Sunday, April 21, 2013

Paranormal Properties by Tracy Lane

Title: Paranormal Properties
Author: Tracy Lane
Genre: YA
Publisher: Pants on Fire Press (February 27, 2013)
Available: $2.99 at Amazon
Rating: 4 stars
Raters: Dihanna and Lauri

From the publisher:

The Weir family has just arrived in Dusk, North Carolina, one of the most haunted cities in America, to scope out some of the town’s 127 reported “paranormal properties,” which just happens to be the name of their own ghost hunting show: Paranormal Properties. What Jake Weir doesn’t know, and what his parents could never imagine, is that Jake can see ghosts! And hear them. And talk back to them! This talent comes in handy when he runs into Dusk’s oldest, most famous ghost: Frank Barrone, a one-time lounge singer made famous by his booze-soaked ballad, “Barroom Eyes.”

Frank was gunned down by a local mobster in 1951 and has been searching for his killer ever since. When he learns that Jake can see and hear him, Frank makes young Jake a deal: if Jake will help Frank find his killer, Frank will help his parents find a ghost to film for their upcoming Halloween Special on Public Access TV. Jake enlists the only friend he’s made in Dusk, an overweight tomboy nicknamed “Tank,” to help him track down Frank’s killer. As clues emerge and old leads heat up, Frank and Jake learn they make quite a team. But will Jake find Frank’s killer? And will Frank find a real haunted house in time for the Halloween special?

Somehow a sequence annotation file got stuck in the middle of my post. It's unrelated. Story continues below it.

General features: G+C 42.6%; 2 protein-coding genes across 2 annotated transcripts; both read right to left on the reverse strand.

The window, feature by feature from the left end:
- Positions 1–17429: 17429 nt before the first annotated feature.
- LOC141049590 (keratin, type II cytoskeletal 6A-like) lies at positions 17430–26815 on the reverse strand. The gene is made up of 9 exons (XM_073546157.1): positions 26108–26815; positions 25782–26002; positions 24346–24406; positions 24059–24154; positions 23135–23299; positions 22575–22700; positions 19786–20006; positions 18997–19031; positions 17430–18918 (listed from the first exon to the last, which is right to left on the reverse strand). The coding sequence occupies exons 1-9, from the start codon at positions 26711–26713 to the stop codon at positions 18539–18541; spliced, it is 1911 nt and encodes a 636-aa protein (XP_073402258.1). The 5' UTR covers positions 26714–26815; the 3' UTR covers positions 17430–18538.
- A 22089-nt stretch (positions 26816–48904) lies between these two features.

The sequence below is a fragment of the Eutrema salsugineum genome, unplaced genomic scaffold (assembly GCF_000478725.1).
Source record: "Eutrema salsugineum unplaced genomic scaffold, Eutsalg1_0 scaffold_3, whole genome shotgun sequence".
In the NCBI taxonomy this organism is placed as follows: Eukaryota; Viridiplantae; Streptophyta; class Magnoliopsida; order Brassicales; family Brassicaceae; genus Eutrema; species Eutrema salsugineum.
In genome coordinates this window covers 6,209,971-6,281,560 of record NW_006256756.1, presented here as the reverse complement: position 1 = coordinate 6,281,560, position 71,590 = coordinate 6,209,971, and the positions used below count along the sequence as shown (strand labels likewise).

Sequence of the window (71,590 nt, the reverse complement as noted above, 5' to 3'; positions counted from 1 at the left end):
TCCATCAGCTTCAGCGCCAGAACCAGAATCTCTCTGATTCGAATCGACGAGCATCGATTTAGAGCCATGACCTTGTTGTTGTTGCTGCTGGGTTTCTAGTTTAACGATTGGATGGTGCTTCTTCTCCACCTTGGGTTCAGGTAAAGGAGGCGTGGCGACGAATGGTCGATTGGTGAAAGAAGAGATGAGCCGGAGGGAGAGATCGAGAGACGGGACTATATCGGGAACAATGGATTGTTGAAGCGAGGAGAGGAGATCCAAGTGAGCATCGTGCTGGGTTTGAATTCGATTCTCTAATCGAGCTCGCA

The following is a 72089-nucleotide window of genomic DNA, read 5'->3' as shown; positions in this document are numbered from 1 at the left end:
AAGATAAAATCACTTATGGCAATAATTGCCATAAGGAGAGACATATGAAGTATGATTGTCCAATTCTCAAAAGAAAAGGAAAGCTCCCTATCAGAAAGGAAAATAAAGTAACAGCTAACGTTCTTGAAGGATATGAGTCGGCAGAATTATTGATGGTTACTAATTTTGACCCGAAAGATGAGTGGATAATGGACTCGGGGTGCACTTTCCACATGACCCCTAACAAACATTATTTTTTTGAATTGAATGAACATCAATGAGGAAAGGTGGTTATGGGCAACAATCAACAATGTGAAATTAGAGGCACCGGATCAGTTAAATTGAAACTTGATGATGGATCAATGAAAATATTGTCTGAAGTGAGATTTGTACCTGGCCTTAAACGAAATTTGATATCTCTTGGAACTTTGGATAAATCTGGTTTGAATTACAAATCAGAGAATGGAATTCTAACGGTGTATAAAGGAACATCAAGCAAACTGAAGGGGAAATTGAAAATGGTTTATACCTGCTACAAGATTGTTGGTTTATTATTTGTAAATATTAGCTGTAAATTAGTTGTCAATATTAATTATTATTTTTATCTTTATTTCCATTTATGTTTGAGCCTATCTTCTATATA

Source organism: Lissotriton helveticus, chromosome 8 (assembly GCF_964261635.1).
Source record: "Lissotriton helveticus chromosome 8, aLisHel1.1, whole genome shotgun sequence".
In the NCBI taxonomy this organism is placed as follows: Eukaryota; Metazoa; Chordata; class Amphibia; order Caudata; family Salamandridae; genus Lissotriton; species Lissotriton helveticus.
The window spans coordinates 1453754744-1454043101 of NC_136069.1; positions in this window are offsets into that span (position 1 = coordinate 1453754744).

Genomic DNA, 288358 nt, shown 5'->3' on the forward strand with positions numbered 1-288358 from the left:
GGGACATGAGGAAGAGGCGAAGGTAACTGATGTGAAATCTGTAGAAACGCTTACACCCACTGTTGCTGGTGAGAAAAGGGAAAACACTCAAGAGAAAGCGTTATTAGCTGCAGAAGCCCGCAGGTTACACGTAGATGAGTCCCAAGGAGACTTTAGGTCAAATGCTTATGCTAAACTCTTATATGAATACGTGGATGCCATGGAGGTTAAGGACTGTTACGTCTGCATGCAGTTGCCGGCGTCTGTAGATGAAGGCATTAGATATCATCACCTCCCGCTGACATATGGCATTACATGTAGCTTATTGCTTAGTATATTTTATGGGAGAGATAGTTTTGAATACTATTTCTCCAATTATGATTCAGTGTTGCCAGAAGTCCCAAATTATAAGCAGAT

What I liked: I thought the book was so wonderfully cute, and that I just loved all the characters in it. Frank, the ghost, is looking for his body and finds a friend in the only person who can see him - Jake. I love the compassion Frank shows for Jake, and how he helps his ghosthunter parents. Gotta say I dearly love Tank (though see my caveat below) and was glad Jake and his family took her in. Lots of good messages here. With the one exception noted below, I found the book well written and a joy to read.

What I didn’t like: I don’t like the “overweight” word, and I am especially unhappy at its employment in literature to stigmatize a person, especially – especially! – in children’s books. I strongly recommend that the author read up on how damaging stigmatizing fat people, especially children, is and how that stance damages, sometimes permanently, the self esteem of children, which causes problems ranging from eating-disordered behavior to suicide. (Besides, we should not be equating "fat" with "unhealth," and teaching that critical thinking begins in childhood.) I recommend the wealth of information at NAAFA and HAES to the author, and anyone who wonders at this topic.

In sum: A fun book for kids, but watch for the pitfalls listed above -- and talk to your kids about these issues in this and every book.

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